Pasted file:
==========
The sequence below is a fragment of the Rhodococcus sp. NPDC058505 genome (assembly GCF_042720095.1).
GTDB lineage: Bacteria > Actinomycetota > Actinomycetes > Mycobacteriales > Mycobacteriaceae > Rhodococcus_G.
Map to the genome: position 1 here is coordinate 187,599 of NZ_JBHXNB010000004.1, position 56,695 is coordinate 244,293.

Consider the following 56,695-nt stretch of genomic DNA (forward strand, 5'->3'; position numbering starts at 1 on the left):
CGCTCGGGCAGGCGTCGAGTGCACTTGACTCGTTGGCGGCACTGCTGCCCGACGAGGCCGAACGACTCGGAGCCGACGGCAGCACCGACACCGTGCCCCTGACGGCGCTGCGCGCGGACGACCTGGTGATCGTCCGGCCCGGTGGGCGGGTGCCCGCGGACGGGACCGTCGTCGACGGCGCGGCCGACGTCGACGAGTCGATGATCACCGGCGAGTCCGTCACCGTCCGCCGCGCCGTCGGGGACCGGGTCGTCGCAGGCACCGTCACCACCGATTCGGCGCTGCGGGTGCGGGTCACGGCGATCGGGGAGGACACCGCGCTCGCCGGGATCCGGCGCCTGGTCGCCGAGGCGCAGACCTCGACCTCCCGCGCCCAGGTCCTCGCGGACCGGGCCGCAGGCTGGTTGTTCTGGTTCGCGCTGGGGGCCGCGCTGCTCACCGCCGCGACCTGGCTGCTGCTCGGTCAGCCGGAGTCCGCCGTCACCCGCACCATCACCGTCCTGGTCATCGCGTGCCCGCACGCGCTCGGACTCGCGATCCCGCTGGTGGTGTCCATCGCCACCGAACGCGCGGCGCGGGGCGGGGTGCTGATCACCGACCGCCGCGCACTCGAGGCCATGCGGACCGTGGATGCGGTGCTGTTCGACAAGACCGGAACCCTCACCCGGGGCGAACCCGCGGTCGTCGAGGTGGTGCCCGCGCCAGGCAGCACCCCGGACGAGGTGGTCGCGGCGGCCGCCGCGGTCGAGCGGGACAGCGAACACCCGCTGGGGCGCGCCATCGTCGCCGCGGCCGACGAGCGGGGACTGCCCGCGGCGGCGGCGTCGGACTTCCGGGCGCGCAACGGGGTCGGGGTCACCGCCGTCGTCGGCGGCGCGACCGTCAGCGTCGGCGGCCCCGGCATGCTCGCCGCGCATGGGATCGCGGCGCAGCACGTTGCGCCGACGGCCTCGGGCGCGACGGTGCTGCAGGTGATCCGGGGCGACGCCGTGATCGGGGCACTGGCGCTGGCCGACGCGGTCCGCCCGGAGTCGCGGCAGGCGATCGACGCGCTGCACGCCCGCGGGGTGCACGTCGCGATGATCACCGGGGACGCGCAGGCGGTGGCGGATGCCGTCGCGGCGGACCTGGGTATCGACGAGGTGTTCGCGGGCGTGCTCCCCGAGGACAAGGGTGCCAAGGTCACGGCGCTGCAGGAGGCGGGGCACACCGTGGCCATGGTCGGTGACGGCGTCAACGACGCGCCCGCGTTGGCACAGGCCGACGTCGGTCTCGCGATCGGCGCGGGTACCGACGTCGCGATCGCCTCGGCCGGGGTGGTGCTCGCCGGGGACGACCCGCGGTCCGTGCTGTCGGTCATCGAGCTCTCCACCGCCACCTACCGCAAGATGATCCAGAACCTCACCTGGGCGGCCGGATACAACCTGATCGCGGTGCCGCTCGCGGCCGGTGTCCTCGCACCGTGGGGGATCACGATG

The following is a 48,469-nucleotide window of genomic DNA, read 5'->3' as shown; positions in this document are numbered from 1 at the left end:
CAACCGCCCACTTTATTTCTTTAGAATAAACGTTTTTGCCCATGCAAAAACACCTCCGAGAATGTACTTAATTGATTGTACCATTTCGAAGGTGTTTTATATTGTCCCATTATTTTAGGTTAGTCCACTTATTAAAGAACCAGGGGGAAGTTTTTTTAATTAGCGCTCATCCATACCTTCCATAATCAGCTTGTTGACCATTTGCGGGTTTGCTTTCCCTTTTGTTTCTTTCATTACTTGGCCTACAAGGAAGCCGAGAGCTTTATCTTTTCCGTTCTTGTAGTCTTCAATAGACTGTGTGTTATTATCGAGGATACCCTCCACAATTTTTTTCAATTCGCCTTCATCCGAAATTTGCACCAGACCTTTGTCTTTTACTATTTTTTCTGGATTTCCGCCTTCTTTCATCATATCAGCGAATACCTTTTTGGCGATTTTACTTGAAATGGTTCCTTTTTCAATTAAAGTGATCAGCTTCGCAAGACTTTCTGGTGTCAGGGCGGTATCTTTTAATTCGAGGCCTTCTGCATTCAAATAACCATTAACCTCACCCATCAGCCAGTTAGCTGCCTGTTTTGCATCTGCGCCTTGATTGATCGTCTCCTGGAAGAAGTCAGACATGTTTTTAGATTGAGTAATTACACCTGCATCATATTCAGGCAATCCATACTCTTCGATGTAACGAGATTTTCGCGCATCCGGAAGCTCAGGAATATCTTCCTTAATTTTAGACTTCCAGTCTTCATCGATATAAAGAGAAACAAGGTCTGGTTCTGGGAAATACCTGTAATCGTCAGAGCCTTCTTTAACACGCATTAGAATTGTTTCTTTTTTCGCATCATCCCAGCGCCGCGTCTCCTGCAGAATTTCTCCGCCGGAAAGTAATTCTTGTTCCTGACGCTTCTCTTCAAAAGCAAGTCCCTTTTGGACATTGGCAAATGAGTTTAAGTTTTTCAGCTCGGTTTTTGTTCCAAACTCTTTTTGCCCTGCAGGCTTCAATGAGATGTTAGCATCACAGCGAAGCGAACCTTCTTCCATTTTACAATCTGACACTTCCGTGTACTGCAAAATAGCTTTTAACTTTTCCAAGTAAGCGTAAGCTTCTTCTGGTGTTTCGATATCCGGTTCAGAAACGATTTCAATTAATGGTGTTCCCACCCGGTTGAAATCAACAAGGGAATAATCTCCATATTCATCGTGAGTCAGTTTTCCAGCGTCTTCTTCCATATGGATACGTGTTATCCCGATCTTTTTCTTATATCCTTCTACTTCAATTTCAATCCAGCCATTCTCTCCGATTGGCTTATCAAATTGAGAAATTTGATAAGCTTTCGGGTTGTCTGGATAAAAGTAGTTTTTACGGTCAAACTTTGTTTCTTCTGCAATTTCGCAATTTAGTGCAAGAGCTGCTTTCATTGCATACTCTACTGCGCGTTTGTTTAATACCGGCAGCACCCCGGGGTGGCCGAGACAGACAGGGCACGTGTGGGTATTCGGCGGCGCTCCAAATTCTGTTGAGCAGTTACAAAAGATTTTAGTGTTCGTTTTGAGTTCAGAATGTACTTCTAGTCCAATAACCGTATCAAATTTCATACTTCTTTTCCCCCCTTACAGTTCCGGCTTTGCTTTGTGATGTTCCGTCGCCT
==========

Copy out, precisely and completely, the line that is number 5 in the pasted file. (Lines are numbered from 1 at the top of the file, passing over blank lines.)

CGCTCGGGCAGGCGTCGAGTGCACTTGACTCGTTGGCGGCACTGCTGCCCGACGAGGCCGAACGACTCGGAGCCGACGGCAGCACCGACACCGTGCCCCTGACGGCGCTGCGCGCGGACGACCTGGTGATCGTCCGGCCCGGTGGGCGGGTGCCCGCGGACGGGACCGTCGTCGACGGCGCGGCCGACGTCGACGAGTCGATGATCACCGGCGAGTCCGTCACCGTCCGCCGCGCCGTCGGGGACCGGGTCGTCGCAGGCACCGTCACCACCGATTCGGCGCTGCGGGTGCGGGTCACGGCGATCGGGGAGGACACCGCGCTCGCCGGGATCCGGCGCCTGGTCGCCGAGGCGCAGACCTCGACCTCCCGCGCCCAGGTCCTCGCGGACCGGGCCGCAGGCTGGTTGTTCTGGTTCGCGCTGGGGGCCGCGCTGCTCACCGCCGCGACCTGGCTGCTGCTCGGTCAGCCGGAGTCCGCCGTCACCCGCACCATCACCGTCCTGGTCATCGCGTGCCCGCACGCGCTCGGACTCGCGATCCCGCTGGTGGTGTCCATCGCCACCGAACGCGCGGCGCGGGGCGGGGTGCTGATCACCGACCGCCGCGCACTCGAGGCCATGCGGACCGTGGATGCGGTGCTGTTCGACAAGACCGGAACCCTCACCCGGGGCGAACCCGCGGTCGTCGAGGTGGTGCCCGCGCCAGGCAGCACCCCGGACGAGGTGGTCGCGGCGGCCGCCGCGGTCGAGCGGGACAGCGAACACCCGCTGGGGCGCGCCATCGTCGCCGCGGCCGACGAGCGGGGACTGCCCGCGGCGGCGGCGTCGGACTTCCGGGCGCGCAACGGGGTCGGGGTCACCGCCGTCGTCGGCGGCGCGACCGTCAGCGTCGGCGGCCCCGGCATGCTCGCCGCGCATGGGATCGCGGCGCAGCACGTTGCGCCGACGGCCTCGGGCGCGACGGTGCTGCAGGTGATCCGGGGCGACGCCGTGATCGGGGCACTGGCGCTGGCCGACGCGGTCCGCCCGGAGTCGCGGCAGGCGATCGACGCGCTGCACGCCCGCGGGGTGCACGTCGCGATGATCACCGGGGACGCGCAGGCGGTGGCGGATGCCGTCGCGGCGGACCTGGGTATCGACGAGGTGTTCGCGGGCGTGCTCCCCGAGGACAAGGGTGCCAAGGTCACGGCGCTGCAGGAGGCGGGGCACACCGTGGCCATGGTCGGTGACGGCGTCAACGACGCGCCCGCGTTGGCACAGGCCGACGTCGGTCTCGCGATCGGCGCGGGTACCGACGTCGCGATCGCCTCGGCCGGGGTGGTGCTCGCCGGGGACGACCCGCGGTCCGTGCTGTCGGTCATCGAGCTCTCCACCGCCACCTACCGCAAGATGATCCAGAACCTCACCTGGGCGGCCGGATACAACCTGATCGCGGTGCCGCTCGCGGCCGGTGTCCTCGCACCGTGGGGGATCACGATG